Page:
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Learning how to build Lotus Seven replicas...together!
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 Post subject: Re: Tundra 7 442
PostPosted: August 7, 2017, 3:20 pm 
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Joined: February 8, 2014, 10:47 pm
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Location: Cornholio OR "Where the magic happens"
I would recommend using a MS2 rather than a Microsquirt.

A Microsquirt is not as flexible as a MS2 also a MS2 has more I/O capability than a Microsquirt.

Guys often say "I just want a basic system" which is code for I'm a cheap ass.

These guys often come back around in 6 months so happy with how a MS works then are asking how to make the microsquirt do the stuff a MS2 will do. Bzzzzzt! nope.

I see the same happen with PNP systems, at least they are somewhat more flexible though still lacking in I/O.

There are Break out kits that allow you to plug a MS2 into many factory harnesses but they have certain limitations.

The best option is Get the MS2 kit, or have me custom build one for you.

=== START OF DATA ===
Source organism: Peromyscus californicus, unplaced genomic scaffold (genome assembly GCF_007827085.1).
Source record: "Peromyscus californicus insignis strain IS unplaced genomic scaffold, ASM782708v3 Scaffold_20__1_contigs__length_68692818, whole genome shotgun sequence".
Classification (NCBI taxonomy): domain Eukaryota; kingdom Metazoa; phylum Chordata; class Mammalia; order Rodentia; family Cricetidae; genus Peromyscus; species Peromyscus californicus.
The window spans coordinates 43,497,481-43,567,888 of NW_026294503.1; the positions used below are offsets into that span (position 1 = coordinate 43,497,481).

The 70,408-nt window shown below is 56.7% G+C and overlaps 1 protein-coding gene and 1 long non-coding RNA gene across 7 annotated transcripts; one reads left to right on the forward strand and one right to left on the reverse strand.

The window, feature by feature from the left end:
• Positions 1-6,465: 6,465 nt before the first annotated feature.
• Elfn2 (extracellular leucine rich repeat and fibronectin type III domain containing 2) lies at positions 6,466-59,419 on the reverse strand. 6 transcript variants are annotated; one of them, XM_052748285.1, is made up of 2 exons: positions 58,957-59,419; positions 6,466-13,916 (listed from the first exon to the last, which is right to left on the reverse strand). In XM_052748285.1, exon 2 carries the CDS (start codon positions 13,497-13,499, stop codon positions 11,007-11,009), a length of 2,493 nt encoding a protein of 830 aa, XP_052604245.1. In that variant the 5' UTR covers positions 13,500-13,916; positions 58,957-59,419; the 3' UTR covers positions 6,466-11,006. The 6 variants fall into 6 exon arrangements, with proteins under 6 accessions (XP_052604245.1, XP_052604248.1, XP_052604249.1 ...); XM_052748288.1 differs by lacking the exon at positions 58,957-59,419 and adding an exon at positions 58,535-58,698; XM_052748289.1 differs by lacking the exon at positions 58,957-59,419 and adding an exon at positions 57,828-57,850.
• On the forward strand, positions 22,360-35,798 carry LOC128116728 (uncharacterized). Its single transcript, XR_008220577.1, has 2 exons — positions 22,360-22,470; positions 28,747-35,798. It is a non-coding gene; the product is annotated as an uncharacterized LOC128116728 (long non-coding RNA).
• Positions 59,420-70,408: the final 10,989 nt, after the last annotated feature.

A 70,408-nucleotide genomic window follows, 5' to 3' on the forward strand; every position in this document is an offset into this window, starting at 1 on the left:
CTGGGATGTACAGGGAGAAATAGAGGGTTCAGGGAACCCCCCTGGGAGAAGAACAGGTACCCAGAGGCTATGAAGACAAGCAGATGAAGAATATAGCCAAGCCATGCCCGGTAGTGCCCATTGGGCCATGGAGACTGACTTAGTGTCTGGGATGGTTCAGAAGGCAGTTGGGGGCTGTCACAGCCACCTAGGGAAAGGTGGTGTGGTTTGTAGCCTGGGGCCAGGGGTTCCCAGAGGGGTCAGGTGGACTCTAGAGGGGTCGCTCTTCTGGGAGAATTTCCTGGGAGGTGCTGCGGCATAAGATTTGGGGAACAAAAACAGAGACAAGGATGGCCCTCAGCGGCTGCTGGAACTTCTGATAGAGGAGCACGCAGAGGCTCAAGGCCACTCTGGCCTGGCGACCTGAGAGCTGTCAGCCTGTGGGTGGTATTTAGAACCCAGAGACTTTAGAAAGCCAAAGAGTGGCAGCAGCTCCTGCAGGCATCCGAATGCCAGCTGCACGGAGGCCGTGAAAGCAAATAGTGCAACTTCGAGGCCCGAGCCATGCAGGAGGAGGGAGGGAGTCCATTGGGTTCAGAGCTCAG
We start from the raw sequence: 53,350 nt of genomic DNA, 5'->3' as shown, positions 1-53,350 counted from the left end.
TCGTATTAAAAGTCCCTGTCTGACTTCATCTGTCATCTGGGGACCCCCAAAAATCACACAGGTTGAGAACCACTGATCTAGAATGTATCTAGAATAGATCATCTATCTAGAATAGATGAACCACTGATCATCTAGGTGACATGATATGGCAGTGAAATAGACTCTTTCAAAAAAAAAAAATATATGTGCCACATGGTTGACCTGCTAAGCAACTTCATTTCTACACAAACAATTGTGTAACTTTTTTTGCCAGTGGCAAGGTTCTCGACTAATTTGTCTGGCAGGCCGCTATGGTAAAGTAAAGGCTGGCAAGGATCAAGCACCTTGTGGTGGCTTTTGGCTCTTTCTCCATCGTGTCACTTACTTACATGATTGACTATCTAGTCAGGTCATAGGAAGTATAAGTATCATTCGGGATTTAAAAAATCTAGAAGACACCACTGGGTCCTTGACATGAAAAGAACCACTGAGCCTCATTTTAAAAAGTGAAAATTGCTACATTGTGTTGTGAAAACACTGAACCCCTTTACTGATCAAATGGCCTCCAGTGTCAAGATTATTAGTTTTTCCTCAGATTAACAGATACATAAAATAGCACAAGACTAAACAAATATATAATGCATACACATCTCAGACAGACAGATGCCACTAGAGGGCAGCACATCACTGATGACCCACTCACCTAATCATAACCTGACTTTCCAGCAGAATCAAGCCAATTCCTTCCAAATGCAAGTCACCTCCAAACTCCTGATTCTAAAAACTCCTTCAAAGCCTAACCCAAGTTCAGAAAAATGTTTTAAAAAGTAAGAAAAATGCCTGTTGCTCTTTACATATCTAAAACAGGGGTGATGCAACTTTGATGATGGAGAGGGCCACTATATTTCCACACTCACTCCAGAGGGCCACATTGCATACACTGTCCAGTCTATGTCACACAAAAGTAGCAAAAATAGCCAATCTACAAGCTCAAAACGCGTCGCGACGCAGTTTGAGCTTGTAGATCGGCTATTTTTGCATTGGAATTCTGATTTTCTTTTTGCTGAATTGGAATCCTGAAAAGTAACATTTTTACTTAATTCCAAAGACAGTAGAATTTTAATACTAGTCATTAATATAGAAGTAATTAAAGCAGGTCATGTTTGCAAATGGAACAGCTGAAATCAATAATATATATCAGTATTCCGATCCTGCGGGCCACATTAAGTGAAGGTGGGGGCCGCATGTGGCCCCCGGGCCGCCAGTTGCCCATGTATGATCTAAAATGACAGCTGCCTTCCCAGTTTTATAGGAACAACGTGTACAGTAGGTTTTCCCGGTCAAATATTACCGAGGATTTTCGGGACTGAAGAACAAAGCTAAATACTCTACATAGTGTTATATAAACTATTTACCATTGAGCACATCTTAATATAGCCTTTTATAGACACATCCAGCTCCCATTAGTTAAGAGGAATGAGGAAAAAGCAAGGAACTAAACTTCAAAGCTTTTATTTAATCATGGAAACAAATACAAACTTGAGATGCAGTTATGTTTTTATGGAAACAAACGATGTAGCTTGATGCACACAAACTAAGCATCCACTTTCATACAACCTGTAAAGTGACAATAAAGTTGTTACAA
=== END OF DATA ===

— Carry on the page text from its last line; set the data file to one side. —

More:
Only 21 wires to connect (not counting the grounds) and great support here http://www.msextra.com/forums/viewforum.php?f=101

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 Post subject: Re: Tundra 7 442
PostPosted: August 7, 2017, 5:06 pm 
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I went with MS3X for my 5.0 M3 swap. The MS3 kit is $385 and the Microsquirt is $370. If you don't need the mild waterproofing or ultra compact size, I'd skip the Microsquirt. And to add the MS3X card is $105, so for under $500 you have 8+ cylinder sequential ignition and injection and a whole bunch of IO for traction control, launch control, oil/fuel pressure, multiple bank widebands, etc. etc. Is there another brand that can do that for under $1000?


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 Post subject: Re: Tundra 7 442
PostPosted: August 7, 2017, 5:55 pm 
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Location: Cornholio OR "Where the magic happens"
Is there another brand that can do that for under $2000?

TIFTFY

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 Post subject: Re: Tundra 7 442
PostPosted: August 7, 2017, 9:56 pm 
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Joined: August 8, 2014, 6:08 pm
Posts: 548
Location: Green Bay, WI
Lonnie-S wrote:
What was your experience level with electronics and fuel injection prior to starting this journey with Microsquirt? I'm just curious because of my own future choice that must be made. I have all my Ford Mustang ACU/harneses, sensors, etc., but was wondering if a simple aftermarket choice might be better for me in the long run. I'm at a low level of expertise with respect to electronics and EFI myself.

If you'r einexperienced, I'd be interested in how it has been for you.

Cheers,